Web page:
Outdoor Adventure: A look back at a trip to the Boundry Waters
It rained enough the first evening that mosquitoes were not an issue; the raindrops beat them down, sent them to the ground. We ate fresh fish for appetizers; steak for the main course; crawled into tents early and slept like stumps. Sometime after midnight a loon yodeled its wild call; then silence.
Next morning; cool, damp. Smoke from campfire rose reluctantly under the drizzle as if pushing against a weight. We stood, huddled under a tarp, shoulders hunched, forlorn; hot coffee our only comfort. Someone said, “Welcome to the Boundary Waters.” Nobody replied.
We had started the morning before, a gloomy day. Dawn gave way to low-lying clouds and the air was thick and humid and gray. There was no daybreak on that morning. We ate breakfast at a local diner, hearty portions and endless coffee and outside the rain came down hard. Two adults at the counter watched like herding dogs over eight teenagers who wore rain gear; compasses dangled like ornaments on lanyards. Boundary Waters bound.
Then to the shuttle; a van pulling a trailer, canoes stacked like cordwood, gear stuffed in back. We drove on backwoods blacktop for 20 minutes then turned onto a gravel lane; the van bounced and rocked and windshield wipers whipped their metronomic rhythm. Miles on gravel then a gleam of water, of stream and lake and the van pulled over and stopped. We unloaded. The rain had let up; we took it as a good sign.
And so the trip began. Into the Boundary Waters, that million plus acre expanse of what is as close to wilderness that most of us will ever see. The Boundary Waters; pressing up against the Canadian boarder, 150 miles wide, east to west, lakes scattered like blue beads from a broken necklace.
It’s rugged country, the Boundary Waters, with stark rock outcroppings that rise high over the lakeshore. Home to wolf and moose and loon and eagle and bear it’s rugged and wild and beautiful and stern all the same.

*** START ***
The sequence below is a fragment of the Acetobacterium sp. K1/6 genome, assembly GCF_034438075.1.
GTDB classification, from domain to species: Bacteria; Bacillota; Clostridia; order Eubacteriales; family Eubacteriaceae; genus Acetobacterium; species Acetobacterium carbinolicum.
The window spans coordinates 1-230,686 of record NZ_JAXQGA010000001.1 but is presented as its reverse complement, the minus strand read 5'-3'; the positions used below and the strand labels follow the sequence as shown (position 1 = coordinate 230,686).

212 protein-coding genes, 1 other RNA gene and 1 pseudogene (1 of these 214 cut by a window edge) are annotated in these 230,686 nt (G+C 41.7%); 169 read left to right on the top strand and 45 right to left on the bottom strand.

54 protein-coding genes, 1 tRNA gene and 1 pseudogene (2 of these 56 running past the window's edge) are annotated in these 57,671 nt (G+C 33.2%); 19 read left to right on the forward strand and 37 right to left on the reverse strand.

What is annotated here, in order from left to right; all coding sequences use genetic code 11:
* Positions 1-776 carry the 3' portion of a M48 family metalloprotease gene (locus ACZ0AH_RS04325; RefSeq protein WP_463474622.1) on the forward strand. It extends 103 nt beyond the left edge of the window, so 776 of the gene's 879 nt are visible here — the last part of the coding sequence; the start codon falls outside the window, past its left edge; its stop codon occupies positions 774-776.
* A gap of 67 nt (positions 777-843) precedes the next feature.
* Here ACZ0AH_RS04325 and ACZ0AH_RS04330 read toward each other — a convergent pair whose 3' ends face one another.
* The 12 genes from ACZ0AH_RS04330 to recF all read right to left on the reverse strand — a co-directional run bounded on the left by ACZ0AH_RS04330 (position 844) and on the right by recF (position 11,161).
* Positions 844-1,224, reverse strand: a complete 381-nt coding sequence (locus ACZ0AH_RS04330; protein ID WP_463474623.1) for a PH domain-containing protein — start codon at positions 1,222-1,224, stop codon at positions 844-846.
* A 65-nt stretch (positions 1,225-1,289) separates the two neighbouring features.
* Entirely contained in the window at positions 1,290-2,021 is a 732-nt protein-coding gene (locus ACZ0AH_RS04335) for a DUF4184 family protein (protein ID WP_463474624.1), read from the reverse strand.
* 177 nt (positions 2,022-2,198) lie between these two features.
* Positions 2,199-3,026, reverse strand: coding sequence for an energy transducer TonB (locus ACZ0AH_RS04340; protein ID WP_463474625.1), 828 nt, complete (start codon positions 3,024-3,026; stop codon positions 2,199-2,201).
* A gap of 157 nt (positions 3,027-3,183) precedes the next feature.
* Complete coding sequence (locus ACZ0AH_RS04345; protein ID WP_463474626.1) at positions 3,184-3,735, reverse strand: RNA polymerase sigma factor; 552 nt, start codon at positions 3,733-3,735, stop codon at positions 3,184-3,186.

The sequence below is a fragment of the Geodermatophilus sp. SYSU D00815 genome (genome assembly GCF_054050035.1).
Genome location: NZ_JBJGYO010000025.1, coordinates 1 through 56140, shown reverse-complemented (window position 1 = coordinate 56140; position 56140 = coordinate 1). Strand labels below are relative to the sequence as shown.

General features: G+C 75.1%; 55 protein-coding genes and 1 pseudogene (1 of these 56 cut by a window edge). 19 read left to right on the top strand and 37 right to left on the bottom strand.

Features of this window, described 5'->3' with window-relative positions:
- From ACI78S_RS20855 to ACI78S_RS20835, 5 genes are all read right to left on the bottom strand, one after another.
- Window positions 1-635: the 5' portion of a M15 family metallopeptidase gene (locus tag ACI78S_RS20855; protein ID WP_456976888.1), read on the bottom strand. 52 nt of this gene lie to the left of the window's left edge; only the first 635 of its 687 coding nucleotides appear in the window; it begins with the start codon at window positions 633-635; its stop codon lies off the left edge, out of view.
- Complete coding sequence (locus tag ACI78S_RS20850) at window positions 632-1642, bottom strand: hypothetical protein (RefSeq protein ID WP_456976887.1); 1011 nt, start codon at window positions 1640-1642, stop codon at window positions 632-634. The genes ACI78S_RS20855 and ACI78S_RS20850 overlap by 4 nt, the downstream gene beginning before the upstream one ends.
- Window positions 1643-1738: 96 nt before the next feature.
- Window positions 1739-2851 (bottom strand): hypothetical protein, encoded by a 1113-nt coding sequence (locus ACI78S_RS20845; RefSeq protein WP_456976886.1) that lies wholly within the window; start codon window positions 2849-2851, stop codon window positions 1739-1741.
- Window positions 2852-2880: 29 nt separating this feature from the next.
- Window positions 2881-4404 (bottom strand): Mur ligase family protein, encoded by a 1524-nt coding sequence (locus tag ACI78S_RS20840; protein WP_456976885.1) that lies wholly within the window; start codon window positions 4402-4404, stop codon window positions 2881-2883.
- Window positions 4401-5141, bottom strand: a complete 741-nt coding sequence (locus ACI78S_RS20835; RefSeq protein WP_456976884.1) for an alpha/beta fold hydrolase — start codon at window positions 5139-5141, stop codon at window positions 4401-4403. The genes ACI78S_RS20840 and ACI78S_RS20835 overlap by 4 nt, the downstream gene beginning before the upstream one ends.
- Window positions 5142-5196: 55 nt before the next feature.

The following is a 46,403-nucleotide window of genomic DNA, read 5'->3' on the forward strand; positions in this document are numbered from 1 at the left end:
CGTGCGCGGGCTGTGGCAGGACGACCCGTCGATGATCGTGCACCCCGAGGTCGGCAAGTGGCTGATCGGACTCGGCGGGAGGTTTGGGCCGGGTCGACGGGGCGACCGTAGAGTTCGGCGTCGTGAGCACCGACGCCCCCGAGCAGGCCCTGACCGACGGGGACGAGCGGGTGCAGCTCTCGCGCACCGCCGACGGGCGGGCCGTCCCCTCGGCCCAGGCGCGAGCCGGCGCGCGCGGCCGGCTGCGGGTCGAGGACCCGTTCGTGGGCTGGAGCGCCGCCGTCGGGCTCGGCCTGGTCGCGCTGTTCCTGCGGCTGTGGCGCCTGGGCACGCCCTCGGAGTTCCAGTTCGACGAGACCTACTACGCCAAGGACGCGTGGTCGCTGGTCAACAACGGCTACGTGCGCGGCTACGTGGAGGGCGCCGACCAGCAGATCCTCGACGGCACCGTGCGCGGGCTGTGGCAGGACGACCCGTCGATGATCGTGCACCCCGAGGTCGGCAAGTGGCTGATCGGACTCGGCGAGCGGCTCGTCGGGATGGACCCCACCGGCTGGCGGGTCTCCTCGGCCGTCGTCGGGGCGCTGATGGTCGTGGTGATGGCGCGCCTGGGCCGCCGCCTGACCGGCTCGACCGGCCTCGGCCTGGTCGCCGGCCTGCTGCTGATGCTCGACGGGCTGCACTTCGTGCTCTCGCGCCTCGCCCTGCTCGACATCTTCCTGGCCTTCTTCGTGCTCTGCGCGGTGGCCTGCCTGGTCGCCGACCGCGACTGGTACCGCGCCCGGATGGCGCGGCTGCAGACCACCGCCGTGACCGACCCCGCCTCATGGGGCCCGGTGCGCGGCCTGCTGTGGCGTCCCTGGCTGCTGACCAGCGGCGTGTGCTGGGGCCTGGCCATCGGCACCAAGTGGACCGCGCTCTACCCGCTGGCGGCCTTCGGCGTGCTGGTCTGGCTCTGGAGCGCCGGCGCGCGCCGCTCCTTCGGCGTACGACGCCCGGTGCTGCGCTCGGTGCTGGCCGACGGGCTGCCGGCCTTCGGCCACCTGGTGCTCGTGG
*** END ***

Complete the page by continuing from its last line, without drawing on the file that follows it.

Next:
Scattered through it all are campsites, not so close to intrude one on another, but accessible. Accessible, that is, if you can paddle; no motors are allowed in the BWCA.
The trip was courtesy of Bergan’s of Norway’s U.S. division, an opportunity to both test some of their gear and socialize. We would be paddling a packable canoe they distribute, a seeming Rube Goldberg mix of aluminum ribs, gunwales and chines, covered with a flexible synthetic skin. I look at the canoe with some trepidation; I’m a fan of the hard shell craft. But in the days ahead we will paddle the canoes under heavy load and they will perform well. We use them hard, bang them around some, drag them over beaver dams and across rock and they hold up and come back for more.
The guide originally looks at the canoes with some skepticism but later paddles next to us, checks his GPS, notes that our cruising speed is the same as a good Kevlar canoe.
On that morning, we loaded the canoes and dipped paddles in the running stream of a small river then onto a lake strangely named: Mudro.
We paddled where we could and where the lakes ran out we portaged on narrow trails made greasy with mud and wet rock. At each portage we unload the canoes, shoulder pack and paddle and fit canoe yoke to our shoulders. Then we walk cautiously on the slick surface, heads bowed like penitents. The walk is never easy; uneven footing, puddles and mud, jumble of rock and on one, steep climbs and descents.
On one portage, we meet a foursome heading out after a week. “Bugs just came out in the past day” they tell us, “and they’re thick.” They pass us, the bitter scent of DEET in the air behind. The guide tells of the previous two weeks, paddling more than 200 miles and never, until the last night, having to deal with mosquitoes.
But for us they are thick and voracious.